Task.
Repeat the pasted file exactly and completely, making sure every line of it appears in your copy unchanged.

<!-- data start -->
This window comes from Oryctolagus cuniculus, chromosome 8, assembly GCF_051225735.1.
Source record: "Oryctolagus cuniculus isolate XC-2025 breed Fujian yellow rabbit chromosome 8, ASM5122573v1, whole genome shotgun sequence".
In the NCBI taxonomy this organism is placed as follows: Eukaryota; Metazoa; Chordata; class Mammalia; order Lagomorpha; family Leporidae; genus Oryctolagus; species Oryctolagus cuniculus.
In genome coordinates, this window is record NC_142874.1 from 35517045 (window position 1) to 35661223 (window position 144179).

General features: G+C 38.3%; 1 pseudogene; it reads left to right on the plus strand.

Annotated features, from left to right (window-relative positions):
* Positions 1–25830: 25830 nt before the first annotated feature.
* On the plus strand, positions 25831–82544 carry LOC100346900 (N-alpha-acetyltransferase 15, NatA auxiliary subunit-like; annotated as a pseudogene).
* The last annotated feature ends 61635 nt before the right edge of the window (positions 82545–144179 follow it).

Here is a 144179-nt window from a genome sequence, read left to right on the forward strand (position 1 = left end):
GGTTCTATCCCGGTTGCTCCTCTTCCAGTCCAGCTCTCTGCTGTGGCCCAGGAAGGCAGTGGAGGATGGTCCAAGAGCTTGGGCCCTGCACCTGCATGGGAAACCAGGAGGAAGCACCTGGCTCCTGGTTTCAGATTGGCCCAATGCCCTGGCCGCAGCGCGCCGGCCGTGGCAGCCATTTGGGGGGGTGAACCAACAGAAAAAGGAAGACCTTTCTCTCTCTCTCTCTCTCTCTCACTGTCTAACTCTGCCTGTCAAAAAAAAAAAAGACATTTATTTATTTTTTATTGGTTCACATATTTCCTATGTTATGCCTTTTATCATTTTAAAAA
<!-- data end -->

This window comes from Oryctolagus cuniculus, chromosome 8, assembly GCF_051225735.1.
Source record: "Oryctolagus cuniculus isolate XC-2025 breed Fujian yellow rabbit chromosome 8, ASM5122573v1, whole genome shotgun sequence".
In the NCBI taxonomy this organism is placed as follows: Eukaryota; Metazoa; Chordata; class Mammalia; order Lagomorpha; family Leporidae; genus Oryctolagus; species Oryctolagus cuniculus.
In genome coordinates, this window is record NC_142874.1 from 35517045 (window position 1) to 35661223 (window position 144179).

General features: G+C 38.3%; 1 pseudogene; it reads left to right on the plus strand.

Annotated features, from left to right (window-relative positions):
* Positions 1–25830: 25830 nt before the first annotated feature.
* On the plus strand, positions 25831–82544 carry LOC100346900 (N-alpha-acetyltransferase 15, NatA auxiliary subunit-like; annotated as a pseudogene).
* The last annotated feature ends 61635 nt before the right edge of the window (positions 82545–144179 follow it).

Here is a 144179-nt window from a genome sequence, read left to right on the forward strand (position 1 = left end):
GGTTCTATCCCGGTTGCTCCTCTTCCAGTCCAGCTCTCTGCTGTGGCCCAGGAAGGCAGTGGAGGATGGTCCAAGAGCTTGGGCCCTGCACCTGCATGGGAAACCAGGAGGAAGCACCTGGCTCCTGGTTTCAGATTGGCCCAATGCCCTGGCCGCAGCGCGCCGGCCGTGGCAGCCATTTGGGGGGGTGAACCAACAGAAAAAGGAAGACCTTTCTCTCTCTCTCTCTCTCTCTCACTGTCTAACTCTGCCTGTCAAAAAAAAAAAAGACATTTATTTATTTTTTATTGGTTCACATATTTCCTATGTTATGCCTTTTATCATTTTAAAAA